The useful hatch region benefits from second-row seatbacks able to fold onto cushions.  Early versions of gas-electric hybrids often stored battery packs behind second-row seating, compromising trunk/hatchback storage capacity.

The hatch door opens to generous head clearance for those six feet five inches and shorter, impressive for a compact. The electric plug-in port hides behind a hinged door on the driver’s side front fender.

Bolt earned the prestigious ‘North American Car of the Year’ honor this past January at Detroit’s  North American International Auto Show. While pulp publications and cyber space sites dole out awards fast and furiously, the NAIAS honor carries great weight prestige.

2017 Chevrolet Bolt

Price as tested: $37,495

Driving Range: 238 miles

Horsepower: 200

Battery: Lithium Ion

Wheelbase: 102.4 inches

Overall Length: 164 inches

Overall Height: 62.8 inches

Overall Width: 69.5 inches

Curb Weight: 3,580 pounds

Assembly:  Orion Township, Michigan

Dave Boe

Dave Boe, a lifetime Chicago area resident, worked at the Daily Herald, Illinois' third-largest daily newspaper, for 24 years. In 1989, the Daily Herald began a weekly Saturday Auto Section and he was shortly appointed editor. The product quickly grew into one of the largest weekend sections in the paper thanks to his locally-written auto reviews, the introduction of a local automotive question-and-answer column, a new colorful format and news happenings from Chicago area new-car dealerships.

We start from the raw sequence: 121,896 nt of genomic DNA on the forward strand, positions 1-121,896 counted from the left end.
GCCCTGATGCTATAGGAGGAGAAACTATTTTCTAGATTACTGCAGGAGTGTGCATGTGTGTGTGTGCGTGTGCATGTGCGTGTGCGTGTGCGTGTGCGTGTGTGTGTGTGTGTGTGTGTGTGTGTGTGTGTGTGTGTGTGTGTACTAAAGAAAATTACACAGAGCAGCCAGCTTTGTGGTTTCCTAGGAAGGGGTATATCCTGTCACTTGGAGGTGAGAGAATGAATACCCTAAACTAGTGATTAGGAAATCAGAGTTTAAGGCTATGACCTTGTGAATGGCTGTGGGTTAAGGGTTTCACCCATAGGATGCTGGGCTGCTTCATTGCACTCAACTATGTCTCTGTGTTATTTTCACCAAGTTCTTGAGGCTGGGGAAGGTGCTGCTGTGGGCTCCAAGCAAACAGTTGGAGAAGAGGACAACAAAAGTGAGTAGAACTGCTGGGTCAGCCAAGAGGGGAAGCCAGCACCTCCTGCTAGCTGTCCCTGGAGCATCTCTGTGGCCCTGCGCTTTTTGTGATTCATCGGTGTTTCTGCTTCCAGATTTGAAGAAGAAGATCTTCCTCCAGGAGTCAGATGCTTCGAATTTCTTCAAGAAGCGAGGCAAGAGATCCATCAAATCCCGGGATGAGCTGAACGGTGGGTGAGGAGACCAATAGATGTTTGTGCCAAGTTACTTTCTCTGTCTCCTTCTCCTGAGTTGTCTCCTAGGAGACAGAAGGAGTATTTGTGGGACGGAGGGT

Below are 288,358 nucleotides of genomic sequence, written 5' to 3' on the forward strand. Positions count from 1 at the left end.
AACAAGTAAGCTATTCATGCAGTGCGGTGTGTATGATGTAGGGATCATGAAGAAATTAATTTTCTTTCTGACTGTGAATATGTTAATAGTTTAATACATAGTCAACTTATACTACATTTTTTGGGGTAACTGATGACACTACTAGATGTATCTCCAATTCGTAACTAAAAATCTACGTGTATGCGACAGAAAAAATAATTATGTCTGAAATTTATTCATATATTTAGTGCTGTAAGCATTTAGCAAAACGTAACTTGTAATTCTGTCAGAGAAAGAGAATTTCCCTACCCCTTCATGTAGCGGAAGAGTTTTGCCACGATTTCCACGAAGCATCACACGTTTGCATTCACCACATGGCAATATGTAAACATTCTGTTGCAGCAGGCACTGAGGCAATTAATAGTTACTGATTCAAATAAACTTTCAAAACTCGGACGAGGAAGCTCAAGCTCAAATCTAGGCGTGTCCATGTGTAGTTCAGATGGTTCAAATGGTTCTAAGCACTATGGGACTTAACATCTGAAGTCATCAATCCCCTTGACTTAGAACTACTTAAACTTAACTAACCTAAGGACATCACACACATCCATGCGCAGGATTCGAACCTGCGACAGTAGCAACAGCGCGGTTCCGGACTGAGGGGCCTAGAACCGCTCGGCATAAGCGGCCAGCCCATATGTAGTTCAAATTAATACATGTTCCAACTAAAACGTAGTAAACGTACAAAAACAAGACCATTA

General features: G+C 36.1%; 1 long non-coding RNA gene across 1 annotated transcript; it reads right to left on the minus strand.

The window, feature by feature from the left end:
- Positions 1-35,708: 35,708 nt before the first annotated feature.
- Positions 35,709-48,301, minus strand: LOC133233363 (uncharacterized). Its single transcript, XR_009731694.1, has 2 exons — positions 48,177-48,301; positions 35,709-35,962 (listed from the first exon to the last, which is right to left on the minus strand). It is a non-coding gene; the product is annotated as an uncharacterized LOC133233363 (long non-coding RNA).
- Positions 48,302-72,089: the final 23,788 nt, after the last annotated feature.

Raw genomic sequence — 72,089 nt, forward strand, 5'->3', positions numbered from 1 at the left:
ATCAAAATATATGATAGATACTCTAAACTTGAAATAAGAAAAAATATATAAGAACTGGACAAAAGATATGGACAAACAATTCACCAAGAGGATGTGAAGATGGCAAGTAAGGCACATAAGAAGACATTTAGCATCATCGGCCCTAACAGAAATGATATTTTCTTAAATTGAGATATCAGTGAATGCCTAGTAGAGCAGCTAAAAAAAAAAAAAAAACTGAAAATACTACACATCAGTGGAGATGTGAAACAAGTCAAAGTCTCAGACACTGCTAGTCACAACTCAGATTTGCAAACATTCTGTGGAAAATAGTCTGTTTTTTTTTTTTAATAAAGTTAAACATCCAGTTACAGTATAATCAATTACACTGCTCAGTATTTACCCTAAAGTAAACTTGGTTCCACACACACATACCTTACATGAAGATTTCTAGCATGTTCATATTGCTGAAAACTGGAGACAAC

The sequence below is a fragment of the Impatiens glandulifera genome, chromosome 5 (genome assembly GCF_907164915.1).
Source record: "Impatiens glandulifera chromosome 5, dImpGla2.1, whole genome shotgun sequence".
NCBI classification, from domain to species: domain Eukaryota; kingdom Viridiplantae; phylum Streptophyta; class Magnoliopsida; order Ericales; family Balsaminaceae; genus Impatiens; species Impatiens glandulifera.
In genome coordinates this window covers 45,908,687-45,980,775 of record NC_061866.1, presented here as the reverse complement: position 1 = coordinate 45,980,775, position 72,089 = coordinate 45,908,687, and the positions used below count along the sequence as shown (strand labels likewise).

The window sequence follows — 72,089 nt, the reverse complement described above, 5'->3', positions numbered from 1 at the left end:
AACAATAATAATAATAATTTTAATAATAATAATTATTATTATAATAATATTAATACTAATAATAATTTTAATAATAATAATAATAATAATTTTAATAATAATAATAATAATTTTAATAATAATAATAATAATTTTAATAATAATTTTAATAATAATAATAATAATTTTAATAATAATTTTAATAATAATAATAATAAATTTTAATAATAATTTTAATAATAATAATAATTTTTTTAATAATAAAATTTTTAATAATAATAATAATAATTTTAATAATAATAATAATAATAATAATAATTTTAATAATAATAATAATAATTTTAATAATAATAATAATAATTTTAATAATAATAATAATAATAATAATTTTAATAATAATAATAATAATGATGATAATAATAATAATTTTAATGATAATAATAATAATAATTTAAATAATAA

Five years later, a second weekly auto section debuted on Mondays with Boe adding an industry insight column and introducing a "Love Affair with Your Car" column where readers sent in their own automotive memories for publication. During the next 10 years, the number of weekly auto sections Boe edited and coordinated grew to five and featured expanded NASCAR racing coverage, a dealer spotlight/profile feature and a Car Club Calendar where grass-roots automobile clubs could publish upcoming events for free. Boe also introduced more local automotive columnists into the pages of the sections, all of whom were seasoned members of the well respected Midwest Automotive Media Association. In 1997, Boe earned the Employee of the Year award from the Daily Herald.

Boe is a founding member and current president of the Midwest Automotive Media Association. He has degrees in Journalism and Business Administration from Northern Illinois University.